24 disclosed to Defence some time ago. I just brought a courtesy copy for
25 them. And there is a translation.
1 JUDGE PARKER: Your submission is that you merely referred to a
2 statement to see if it assisted the witness's recollection?
3 MR. STAMP: Indeed, Your Honour.
4 JUDGE PARKER: Is there a reason you didn't do that in your
6 MR. STAMP: It did not arise then. What I did arose from what
7 the witness said in cross-examination in response to a question from a
8 friends about the order of the statements and the statements that were
9 given. This is something that arose entirely in cross-examination.
10 [Trial Chamber confers]
11 JUDGE PARKER: We have run out of time on the tape. So we must
12 adjourn now, and we will continue at 10 minutes past 1.00.
13 [The witness stands down]
14 --- Recess taken at 12.42 p.m.
15 --- On resuming at 1.12 p.m.
16 JUDGE PARKER: In the view of the Chamber, strictly the reference
17 made to the statement was not to the contents of the statement by
18 Mr. Djurdjic. The extent to which reference was made by Mr. Stamp in
19 having the witness refresh his memory was such that in the view of the
20 Chamber, it would be appropriate to allow Mr. Djurdjic, given his limited
21 use of the -- or reference to the statement, to be able now to renew his
22 cross-examination to deal with any aspect of the statement. That, in
23 turn, may enliven a further opportunity to re-exam, Mr. Stamp. We will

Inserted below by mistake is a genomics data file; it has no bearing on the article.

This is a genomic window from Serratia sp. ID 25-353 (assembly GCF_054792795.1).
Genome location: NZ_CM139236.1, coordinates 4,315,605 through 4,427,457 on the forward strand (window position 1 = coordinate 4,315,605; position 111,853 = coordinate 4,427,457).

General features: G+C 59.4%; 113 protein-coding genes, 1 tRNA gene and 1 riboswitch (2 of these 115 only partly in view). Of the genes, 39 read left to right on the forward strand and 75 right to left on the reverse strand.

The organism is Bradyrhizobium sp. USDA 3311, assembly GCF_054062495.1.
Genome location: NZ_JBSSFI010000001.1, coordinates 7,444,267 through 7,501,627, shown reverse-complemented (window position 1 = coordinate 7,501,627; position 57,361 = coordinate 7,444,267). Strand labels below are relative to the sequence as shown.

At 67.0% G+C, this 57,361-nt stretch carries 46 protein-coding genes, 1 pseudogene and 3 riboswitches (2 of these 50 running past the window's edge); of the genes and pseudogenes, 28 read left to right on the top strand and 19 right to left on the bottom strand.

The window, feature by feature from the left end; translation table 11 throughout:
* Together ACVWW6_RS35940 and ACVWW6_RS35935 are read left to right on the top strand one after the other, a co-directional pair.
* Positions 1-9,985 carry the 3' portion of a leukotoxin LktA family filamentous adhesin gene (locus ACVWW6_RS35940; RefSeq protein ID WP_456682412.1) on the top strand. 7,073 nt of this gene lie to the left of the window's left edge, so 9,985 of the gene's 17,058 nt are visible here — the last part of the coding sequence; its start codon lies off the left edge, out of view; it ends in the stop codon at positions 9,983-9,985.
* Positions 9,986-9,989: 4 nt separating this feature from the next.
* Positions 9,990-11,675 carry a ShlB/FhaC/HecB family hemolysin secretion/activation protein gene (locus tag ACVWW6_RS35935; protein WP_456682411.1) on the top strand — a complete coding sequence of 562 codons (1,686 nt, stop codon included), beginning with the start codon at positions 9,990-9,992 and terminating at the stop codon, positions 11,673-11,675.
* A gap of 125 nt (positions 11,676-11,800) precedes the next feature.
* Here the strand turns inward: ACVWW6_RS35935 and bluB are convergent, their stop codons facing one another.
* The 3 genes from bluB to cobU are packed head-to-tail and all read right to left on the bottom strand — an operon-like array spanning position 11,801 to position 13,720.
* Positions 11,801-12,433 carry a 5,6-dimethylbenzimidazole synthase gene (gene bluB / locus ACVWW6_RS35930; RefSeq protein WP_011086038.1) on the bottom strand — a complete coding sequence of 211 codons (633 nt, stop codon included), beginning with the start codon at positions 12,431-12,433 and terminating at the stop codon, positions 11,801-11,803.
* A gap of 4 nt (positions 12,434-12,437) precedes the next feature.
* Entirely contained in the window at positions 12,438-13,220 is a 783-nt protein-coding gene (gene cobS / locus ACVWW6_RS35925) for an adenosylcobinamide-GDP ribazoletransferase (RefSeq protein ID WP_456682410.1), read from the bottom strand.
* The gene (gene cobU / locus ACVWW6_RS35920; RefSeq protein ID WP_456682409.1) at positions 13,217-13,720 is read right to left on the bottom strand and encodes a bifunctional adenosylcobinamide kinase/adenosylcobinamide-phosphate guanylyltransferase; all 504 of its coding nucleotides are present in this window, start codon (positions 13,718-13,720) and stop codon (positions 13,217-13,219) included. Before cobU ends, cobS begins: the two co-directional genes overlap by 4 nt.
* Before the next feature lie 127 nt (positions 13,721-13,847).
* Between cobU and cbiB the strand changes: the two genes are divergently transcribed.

25 [The witness takes the stand]
1 JUDGE PARKER: Yes Mr. Djurdjic.
2 MR. DJURDJIC: [Interpretation] Thank you, Your Honours.
3 Further Cross-examination by Mr. Djurdjic:
4 Q. I have been given another opportunity thanks to Mr. Stamp to
5 discuss with you your statement provided to the administration for
6 fighting organised crime on the 27th of February, 2003. Would you please
7 take a look at the last page of this statement because you have gone
8 through the whole statement with Mr. Stamp, and tell me whether you see
9 at the end of this statement that any mention is made of this woman that
10 you told me about beforehand?
11 A. The whom who survived the shooting?
12 Q. No, the woman who made the phone call to the station. I believe
13 it should be on page 23 or so, so would you take a look at that.
14 A. Well, let me explain it to you. They put questions to me and
15 then they wrote down my answers in a notebook. And when I completed my
16 statement, they said that I had to wait there for them to type the
17 statement over and enter it in the computer, and then I would have to
18 sign the statement. So then I waited for about an hour or so while they
19 wrote down the statement, and then they printed it out and gave it to me
20 to sign.
21 I did not read it at the time, I admit that. I just signed it.
22 And if they chose to omit any mention of this woman who called the
23 station, well, they would know why that is so. I wouldn't know anything
24 about that.
25 Q. All right. Let's not dwell too much on this. Here it says:
1 "This statement has been read over to me and it is true and it
2 reflects my words, and as such I sign it."